Online Training Seminars

New seminars for January 2021 presented free of cost to our members and the public. Learn more from the comfort of your home on any device (desktop/laptop/tablet/smart phone). Use ZOOM to connect 5 minutes in advance to ensure you get connected. Course details and ZOOM links on our Course Page. See you there!


I have touched on the subject before, but I feel like it is time to revisit what I previously referred to as resilience: the ability to accept and adapt to changing circumstances. Although commonly associated with Alcoholics Anonymous, the serenity to accept the things we cannot change, the courage to change those that we can, and the wisdom to know the difference are just darn good life skills to have. And right now, there is little we can do besides be patient, keep up with best practices, even though they change, and look to building our relationships in new ways. On that last note, are you picking up the phone more than usual to reach out to friends and family? (Don’t look at me, I may not technically be a millennial, but the only person I talk to regularly on the phone is my mother. Everyone else gets email or text) Have you learned the ins and outs of video conferencing as a means of getting a larger group together? And, call me old fashioned, but when was the last time you mailed off a hand written note? Many people still get excited about getting personal mail. Take the time to write something out for your loved ones. Check with a nursing home to see if they have anyone looking for a pen pal. Do something to cheer up your neighbors. Don’t wait for Halloween to put fun decorations in your yard. For some reason, the gate near our condo is extraordinarily popular, so we put up a dragon on our fence to entertain our many passers by. If you have any costumes sitting around the house, put one on the next time you go for a walk. Put decorations on your bike or helmet before your next trip out. Use magnets or flags to decorate your car to cheer those who see it. Be the cheer you wish were in the world. I will be back tomorrow with other tactics for thriving in these trying times. Keep safe, keep learning Tanya Weimer SEO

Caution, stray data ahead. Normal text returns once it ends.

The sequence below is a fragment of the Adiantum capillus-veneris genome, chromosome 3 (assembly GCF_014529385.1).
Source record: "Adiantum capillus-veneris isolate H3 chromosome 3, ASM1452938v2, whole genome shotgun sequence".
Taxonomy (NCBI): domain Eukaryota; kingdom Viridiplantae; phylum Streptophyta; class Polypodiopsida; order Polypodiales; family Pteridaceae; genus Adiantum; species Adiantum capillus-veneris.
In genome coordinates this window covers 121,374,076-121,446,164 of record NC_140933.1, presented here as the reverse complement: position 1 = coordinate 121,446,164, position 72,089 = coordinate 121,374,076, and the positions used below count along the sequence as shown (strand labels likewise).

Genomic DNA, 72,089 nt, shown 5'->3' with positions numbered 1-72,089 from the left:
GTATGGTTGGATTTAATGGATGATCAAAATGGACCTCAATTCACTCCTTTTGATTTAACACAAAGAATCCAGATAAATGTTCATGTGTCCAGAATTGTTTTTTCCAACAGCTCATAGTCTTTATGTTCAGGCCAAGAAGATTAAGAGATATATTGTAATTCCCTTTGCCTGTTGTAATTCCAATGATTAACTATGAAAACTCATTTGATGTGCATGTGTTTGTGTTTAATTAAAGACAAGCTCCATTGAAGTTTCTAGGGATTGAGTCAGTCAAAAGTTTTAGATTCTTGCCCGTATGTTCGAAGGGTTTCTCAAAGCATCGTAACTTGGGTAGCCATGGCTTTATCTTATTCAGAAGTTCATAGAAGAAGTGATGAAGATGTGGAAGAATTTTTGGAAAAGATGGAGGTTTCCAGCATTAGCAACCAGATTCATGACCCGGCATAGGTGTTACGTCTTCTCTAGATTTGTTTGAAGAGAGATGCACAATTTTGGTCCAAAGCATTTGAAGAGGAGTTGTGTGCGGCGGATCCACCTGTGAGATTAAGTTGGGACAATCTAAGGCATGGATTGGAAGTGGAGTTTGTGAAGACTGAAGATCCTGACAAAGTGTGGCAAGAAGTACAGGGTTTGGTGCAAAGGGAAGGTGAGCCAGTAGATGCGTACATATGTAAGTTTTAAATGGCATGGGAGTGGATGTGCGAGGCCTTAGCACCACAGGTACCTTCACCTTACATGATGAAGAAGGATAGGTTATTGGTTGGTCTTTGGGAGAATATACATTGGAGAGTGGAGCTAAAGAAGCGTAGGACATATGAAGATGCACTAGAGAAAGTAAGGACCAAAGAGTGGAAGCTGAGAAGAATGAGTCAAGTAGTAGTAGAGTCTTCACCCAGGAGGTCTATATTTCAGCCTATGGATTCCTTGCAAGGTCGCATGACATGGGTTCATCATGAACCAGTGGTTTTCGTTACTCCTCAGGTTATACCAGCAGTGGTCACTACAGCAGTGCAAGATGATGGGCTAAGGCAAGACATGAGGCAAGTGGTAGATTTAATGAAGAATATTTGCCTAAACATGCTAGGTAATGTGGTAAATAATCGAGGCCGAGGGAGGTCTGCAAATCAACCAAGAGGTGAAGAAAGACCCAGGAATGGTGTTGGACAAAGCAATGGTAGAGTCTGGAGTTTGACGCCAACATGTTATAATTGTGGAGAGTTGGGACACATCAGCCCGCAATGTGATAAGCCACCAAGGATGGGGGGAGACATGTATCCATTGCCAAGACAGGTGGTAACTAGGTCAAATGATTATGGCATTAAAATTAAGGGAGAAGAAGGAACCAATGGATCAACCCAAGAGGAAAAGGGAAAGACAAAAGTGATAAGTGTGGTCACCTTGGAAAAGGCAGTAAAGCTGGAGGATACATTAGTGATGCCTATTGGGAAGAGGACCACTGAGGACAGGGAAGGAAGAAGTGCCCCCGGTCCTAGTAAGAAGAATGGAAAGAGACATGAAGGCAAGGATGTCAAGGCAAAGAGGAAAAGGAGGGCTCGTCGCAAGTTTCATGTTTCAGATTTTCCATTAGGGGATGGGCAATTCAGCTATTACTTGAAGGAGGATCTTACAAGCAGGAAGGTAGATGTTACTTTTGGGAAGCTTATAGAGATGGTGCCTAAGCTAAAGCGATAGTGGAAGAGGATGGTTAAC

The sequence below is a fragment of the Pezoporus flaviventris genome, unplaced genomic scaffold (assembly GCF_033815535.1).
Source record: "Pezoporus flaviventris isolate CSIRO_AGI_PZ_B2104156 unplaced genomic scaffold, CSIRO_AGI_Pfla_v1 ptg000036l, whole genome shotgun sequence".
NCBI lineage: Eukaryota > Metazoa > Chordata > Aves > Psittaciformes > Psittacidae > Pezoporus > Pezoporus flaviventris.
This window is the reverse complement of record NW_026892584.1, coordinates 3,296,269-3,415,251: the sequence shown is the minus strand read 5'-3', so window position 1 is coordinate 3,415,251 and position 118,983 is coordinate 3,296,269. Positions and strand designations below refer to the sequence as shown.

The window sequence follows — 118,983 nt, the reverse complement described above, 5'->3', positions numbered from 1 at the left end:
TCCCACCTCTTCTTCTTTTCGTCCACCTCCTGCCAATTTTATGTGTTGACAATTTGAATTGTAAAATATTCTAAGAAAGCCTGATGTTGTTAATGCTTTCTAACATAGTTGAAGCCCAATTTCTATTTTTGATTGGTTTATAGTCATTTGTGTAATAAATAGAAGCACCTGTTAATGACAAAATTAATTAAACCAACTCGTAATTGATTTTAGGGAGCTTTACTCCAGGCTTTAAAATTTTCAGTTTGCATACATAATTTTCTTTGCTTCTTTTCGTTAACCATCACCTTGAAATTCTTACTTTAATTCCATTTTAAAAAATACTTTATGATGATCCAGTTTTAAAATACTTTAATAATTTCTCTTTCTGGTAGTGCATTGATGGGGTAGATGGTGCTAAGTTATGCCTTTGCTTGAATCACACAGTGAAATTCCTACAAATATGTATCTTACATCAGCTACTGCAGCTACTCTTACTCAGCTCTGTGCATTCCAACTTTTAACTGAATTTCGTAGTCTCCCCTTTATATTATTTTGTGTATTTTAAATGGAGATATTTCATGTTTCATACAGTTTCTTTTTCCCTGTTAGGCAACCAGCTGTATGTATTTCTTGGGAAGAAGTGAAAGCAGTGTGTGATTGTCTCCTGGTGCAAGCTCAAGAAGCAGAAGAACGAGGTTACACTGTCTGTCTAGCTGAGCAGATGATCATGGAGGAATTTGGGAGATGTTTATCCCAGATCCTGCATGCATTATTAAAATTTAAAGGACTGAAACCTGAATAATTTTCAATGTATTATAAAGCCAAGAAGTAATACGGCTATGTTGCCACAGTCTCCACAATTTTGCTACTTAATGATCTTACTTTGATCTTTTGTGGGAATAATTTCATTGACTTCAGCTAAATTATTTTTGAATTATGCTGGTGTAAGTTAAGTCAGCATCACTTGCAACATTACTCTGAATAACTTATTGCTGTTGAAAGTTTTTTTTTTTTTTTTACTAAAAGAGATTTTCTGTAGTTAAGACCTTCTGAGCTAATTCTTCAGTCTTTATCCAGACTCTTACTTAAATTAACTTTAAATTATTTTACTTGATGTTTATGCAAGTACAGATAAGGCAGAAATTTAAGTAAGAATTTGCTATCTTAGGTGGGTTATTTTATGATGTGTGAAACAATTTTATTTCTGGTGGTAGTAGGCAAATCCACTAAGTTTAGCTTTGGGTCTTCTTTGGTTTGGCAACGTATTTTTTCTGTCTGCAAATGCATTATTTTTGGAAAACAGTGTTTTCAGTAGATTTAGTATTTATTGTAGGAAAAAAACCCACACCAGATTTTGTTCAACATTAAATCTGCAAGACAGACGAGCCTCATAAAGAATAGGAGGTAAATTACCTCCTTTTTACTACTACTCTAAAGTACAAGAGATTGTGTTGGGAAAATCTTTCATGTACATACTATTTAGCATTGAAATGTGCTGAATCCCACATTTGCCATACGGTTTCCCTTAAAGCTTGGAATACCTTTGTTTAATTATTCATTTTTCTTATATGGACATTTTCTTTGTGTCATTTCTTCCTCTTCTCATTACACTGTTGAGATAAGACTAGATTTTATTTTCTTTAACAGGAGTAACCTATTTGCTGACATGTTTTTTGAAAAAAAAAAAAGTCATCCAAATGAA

Boat Plumbing

Evidently, I have been googling too much boat plumbing this week, because this showed up in my feed, even though I had just planned on writing something out:
Beyond pressurized pumps, if you plan to cruise, you may want to consider manual/foot pumps. If placed within the freshwater system, these pumps can help you conserve water, since you only pump exactly what you need. However, some boats also use these manual pumps to bring in salt water. This will extend your water supply by allowing you to use salt water for cleaning, and freshwater only for rinsing and cooking. And teeth brushing. Don’t brush your teeth with salt water.

Have a safe holiday. I may not be back until Tuesday, as Jay’s employer has added in a 35th anniversary holiday to make a four day weekend. 

Keep safe, keep learning
Tanya Weimer

Freshwater system overview

Here is the freshwater system overview, from our old friend Don Casey. I will also take this opportunity to make a shameless plug on plumbing products. On Sea Story, we have experimented with many different brands of plumbing supplies. The easiest style to work with underway are the modern pop on (aka quick connect) fittings that work with PEX piping. PEX itself nice due to the blue/red color coding that keeps everything running to the right place. With the pop on fittings, all you need is a PEX cutter and large variety of fittings. Some of the pop on fitting also require a special tool to release the pressure and pop them back off again. We have found that the brand that most consistently works is also the brand that offers the widest variety of fittings: SeaTech. The variety of fittings has allowed us to seamlessly tie in the new plumbing with the old gray stuff that gets a little more fragile each year. Unfortunately, few local stores carry this brand, so we source it online from If you have a plumbing emergency, Whale plumbing fittings are available in the local stores, but we were not able to consistently seat the fittings properly. Whatever you choose, keep some variety onboard, including plugs so that you can replace or bypass whatever happens to pop a leak. And keep both colors  of PEX onboard so that you aren’t cursing at yourself next year when trying to figure out why that blue tubing is hot. Keep safe, keep learning Tanya Weimer SEO

Marine sanitation systems

West Marine offers a good overview of the possible set ups for marine sanitation systems (aka, the head and holding tank).

Interestingly enough, I could not find an article that covered both the traditional options and an age old option that is becoming more popular on boats: the composting toilet. The name is a misnomer, as little to no composting actually happens within the system. The main point of a composting toilet is to separate liquids from solids, which minimizes the odors that we associate with sewage. The urine can be discarded in any toilet, or even overboard in many instances. The feces is mixed with a drying agent, such as coconut fibers, and can be composted or discarded on land or far out to sea.